On Wed, Feb 15, 2006 at 11:28:22AM +0100, Alexander Terekhov wrote: > On 2/14/06, Yorick Cool <firstname.lastname@example.org> wrote: > [...] > > Assuming you mean the FSF and/or GNU project, with whom are they > > entering onto agreement? Mmmmh? > > I mean the GPL license. The GPL is a text, not an undertaking you can sue under art. 81. Which are the undertakings entering an unlawful agreement? > > > > > Also, please have a look at 81 § 3. > > I did it. > > Now you please take a look at > > http://europa.eu.int/scadplus/leg/en/lvb/l26108.htm > > ----- > Licensing agreements that restrict competition are prohibited by the > Community competition rules, and in particular Article 81 of the EC > Treaty. In most cases, however, these agreements also have positive > effects that outweigh their restrictive effects on competition. The > new provisions, which comprise a "block exemption" regulation and > guidelines, create an area of certainty for most licensing agreements. > > [...] > > These exemptions are granted on condition that the agreements do not > contain certain restrictions that have serious anti-competitive > effects. > ----- The problem is that the GPL does not restrict competition, but rather enhances it. See, among others, the very good article Ville sent you. See also the very simple fact that GNU/Linux is the first serious competitor to MS Windows to emerge in quite some time. This in and of itself demonstrates a heightening in competition, not a restriction. > And at > > http://www.terekhov.de/Wallace_v_Red_Hat_2nd_ANSWER.pdf > > Now please tell me where and why Wallace goes wrong regarding serious > anti-competitive effects of the GPL license when used by a cartel of > competitors to pool and cross license predatory price fixed > intellectual property with the sole objective to eliminate free market > competition. The central fact is very simple: there is no price-fixing in the GPL. The "conflation between the copyright assets and the physical media" is not, in this specific case, illegitimate. Since any distributor can fix any price for the distribution of the software, no price is fixed for the *distribution* of the software. And what competition law cares about is the price fixing of the *distribution*. It does not matter much if a price is fixed on one specific legal act if the price of the economic transactions involved are still completely free. Nobody can require Red Hat to give out RHEL for free because it entered a GPL agreement. This proves RH fixes it's own prices, and is not bound by a price-fixing agreement. On a sidenote, I am highly amused to see that RH and Novell have a marxist-leninist agenda. > > <quote author=Stallman> > > In the GNU Project, discrimination against proprietary software is > not just a policy -- it's the principle and the purpose. Proprietary > software is fundamentally unjust and wrong, so when we have the > opportunity to place it at a disadvantage, that is a good thing. > > </quote> That is what competition is about. When MS can place free software at a disadvantage, it tries to do so to. That's the magic of competition. It is not illegal per se. Also, please stop CCing people. I am subscribed to the list and don't need your answers twice.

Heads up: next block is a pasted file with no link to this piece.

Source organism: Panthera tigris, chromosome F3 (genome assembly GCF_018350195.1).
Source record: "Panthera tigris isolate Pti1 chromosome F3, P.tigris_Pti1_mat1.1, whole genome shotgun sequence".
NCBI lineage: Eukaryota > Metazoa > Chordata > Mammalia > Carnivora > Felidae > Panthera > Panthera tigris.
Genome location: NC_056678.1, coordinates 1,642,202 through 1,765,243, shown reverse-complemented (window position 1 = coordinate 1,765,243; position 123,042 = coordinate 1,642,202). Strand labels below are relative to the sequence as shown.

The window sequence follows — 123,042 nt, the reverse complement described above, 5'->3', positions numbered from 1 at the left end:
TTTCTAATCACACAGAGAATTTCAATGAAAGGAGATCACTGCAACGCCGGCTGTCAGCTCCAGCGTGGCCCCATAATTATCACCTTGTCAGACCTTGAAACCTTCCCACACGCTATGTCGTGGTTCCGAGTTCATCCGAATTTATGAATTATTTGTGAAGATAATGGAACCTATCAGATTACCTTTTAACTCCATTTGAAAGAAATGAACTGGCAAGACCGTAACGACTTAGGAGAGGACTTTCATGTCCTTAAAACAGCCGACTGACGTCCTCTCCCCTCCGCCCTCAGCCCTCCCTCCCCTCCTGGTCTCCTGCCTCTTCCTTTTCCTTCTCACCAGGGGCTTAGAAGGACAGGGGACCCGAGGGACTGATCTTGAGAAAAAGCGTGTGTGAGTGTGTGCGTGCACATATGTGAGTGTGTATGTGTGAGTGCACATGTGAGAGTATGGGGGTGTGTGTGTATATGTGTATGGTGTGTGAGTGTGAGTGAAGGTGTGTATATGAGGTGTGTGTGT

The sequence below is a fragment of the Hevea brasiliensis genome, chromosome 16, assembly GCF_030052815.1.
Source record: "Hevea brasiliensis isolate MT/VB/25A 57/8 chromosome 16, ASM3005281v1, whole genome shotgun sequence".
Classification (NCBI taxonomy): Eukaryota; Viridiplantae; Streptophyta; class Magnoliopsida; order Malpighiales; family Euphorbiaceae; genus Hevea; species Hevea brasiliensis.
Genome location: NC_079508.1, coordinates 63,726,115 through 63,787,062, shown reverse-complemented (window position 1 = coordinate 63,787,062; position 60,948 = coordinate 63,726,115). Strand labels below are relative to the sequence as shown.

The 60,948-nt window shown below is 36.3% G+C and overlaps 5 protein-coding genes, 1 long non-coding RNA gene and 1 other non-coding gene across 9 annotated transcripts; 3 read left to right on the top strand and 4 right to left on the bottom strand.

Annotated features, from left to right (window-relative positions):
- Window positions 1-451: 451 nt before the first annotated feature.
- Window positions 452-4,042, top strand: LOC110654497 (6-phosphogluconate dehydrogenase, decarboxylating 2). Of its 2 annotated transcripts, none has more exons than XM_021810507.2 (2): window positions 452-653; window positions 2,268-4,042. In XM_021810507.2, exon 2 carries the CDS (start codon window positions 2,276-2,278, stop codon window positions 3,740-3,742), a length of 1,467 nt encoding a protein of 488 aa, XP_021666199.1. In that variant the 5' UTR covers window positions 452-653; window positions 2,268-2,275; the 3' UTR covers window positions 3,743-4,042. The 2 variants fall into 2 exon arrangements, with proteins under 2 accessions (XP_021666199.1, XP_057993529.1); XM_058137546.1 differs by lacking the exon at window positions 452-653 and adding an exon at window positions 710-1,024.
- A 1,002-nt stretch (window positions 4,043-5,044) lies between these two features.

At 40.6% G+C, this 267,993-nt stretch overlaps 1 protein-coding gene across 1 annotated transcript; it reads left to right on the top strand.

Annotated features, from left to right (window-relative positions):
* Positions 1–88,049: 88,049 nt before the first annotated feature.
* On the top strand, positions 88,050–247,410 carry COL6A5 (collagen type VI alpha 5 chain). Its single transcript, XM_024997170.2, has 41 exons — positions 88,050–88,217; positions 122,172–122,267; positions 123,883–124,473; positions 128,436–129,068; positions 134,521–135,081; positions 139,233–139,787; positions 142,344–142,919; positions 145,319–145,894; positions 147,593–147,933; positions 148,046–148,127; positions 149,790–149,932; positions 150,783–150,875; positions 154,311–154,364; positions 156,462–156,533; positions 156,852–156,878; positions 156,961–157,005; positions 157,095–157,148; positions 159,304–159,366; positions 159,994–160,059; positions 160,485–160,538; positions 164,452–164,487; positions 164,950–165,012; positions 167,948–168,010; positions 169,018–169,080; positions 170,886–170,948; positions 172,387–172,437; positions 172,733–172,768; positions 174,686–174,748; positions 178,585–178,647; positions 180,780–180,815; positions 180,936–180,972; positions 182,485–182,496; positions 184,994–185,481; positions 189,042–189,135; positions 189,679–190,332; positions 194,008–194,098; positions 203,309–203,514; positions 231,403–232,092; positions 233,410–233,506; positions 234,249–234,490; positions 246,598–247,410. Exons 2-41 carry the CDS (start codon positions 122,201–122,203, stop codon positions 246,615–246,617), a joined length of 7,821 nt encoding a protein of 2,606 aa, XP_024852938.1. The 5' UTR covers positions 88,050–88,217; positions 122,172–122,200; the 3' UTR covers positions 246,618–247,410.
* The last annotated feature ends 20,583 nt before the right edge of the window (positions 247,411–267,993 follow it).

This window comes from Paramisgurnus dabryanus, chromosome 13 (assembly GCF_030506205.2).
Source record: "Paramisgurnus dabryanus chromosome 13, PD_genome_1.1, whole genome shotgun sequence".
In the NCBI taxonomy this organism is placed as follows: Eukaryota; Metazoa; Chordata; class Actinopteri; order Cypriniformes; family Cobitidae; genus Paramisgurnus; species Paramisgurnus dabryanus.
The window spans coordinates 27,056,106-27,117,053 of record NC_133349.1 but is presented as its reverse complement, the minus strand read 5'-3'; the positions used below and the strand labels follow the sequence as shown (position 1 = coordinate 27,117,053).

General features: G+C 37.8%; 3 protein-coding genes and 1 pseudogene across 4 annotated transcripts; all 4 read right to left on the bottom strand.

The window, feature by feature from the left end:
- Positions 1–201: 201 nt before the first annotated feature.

Description: Digital signature